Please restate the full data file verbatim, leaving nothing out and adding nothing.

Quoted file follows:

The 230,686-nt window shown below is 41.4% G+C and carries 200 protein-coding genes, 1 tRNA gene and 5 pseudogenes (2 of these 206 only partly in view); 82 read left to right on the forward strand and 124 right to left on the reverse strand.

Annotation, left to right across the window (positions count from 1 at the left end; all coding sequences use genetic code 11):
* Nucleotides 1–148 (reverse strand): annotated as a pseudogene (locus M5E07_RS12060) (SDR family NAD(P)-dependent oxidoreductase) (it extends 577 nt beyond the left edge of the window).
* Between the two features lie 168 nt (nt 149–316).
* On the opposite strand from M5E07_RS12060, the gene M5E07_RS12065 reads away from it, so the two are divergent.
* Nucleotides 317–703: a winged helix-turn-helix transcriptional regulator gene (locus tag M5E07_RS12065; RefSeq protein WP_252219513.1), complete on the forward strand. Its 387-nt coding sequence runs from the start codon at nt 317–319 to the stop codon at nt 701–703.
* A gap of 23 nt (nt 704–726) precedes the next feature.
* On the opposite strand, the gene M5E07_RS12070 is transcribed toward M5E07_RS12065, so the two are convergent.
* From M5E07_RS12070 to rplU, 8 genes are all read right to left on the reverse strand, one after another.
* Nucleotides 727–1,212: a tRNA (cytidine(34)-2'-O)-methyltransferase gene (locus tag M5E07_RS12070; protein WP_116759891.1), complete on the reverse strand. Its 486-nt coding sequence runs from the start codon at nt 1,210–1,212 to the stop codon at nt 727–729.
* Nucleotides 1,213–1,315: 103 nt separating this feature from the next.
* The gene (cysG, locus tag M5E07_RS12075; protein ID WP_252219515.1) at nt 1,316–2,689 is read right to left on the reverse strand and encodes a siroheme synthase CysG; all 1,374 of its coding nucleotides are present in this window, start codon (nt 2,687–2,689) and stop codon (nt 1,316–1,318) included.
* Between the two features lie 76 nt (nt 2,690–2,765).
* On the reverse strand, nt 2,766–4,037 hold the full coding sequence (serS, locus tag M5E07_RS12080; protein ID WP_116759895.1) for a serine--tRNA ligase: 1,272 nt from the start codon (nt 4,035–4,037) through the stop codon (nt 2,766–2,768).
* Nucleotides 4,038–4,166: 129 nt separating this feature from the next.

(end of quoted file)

The 230,686-nt window shown below is 41.4% G+C and carries 200 protein-coding genes, 1 tRNA gene and 5 pseudogenes (2 of these 206 only partly in view); 82 read left to right on the forward strand and 124 right to left on the reverse strand.

Annotation, left to right across the window (positions count from 1 at the left end; all coding sequences use genetic code 11):
* Nucleotides 1–148 (reverse strand): annotated as a pseudogene (locus M5E07_RS12060) (SDR family NAD(P)-dependent oxidoreductase) (it extends 577 nt beyond the left edge of the window).
* Between the two features lie 168 nt (nt 149–316).
* On the opposite strand from M5E07_RS12060, the gene M5E07_RS12065 reads away from it, so the two are divergent.
* Nucleotides 317–703: a winged helix-turn-helix transcriptional regulator gene (locus tag M5E07_RS12065; RefSeq protein WP_252219513.1), complete on the forward strand. Its 387-nt coding sequence runs from the start codon at nt 317–319 to the stop codon at nt 701–703.
* A gap of 23 nt (nt 704–726) precedes the next feature.
* On the opposite strand, the gene M5E07_RS12070 is transcribed toward M5E07_RS12065, so the two are convergent.
* From M5E07_RS12070 to rplU, 8 genes are all read right to left on the reverse strand, one after another.
* Nucleotides 727–1,212: a tRNA (cytidine(34)-2'-O)-methyltransferase gene (locus tag M5E07_RS12070; protein WP_116759891.1), complete on the reverse strand. Its 486-nt coding sequence runs from the start codon at nt 1,210–1,212 to the stop codon at nt 727–729.
* Nucleotides 1,213–1,315: 103 nt separating this feature from the next.
* The gene (cysG, locus tag M5E07_RS12075; protein ID WP_252219515.1) at nt 1,316–2,689 is read right to left on the reverse strand and encodes a siroheme synthase CysG; all 1,374 of its coding nucleotides are present in this window, start codon (nt 2,687–2,689) and stop codon (nt 1,316–1,318) included.
* Between the two features lie 76 nt (nt 2,690–2,765).
* On the reverse strand, nt 2,766–4,037 hold the full coding sequence (serS, locus tag M5E07_RS12080; protein ID WP_116759895.1) for a serine--tRNA ligase: 1,272 nt from the start codon (nt 4,035–4,037) through the stop codon (nt 2,766–2,768).
* Nucleotides 4,038–4,166: 129 nt separating this feature from the next.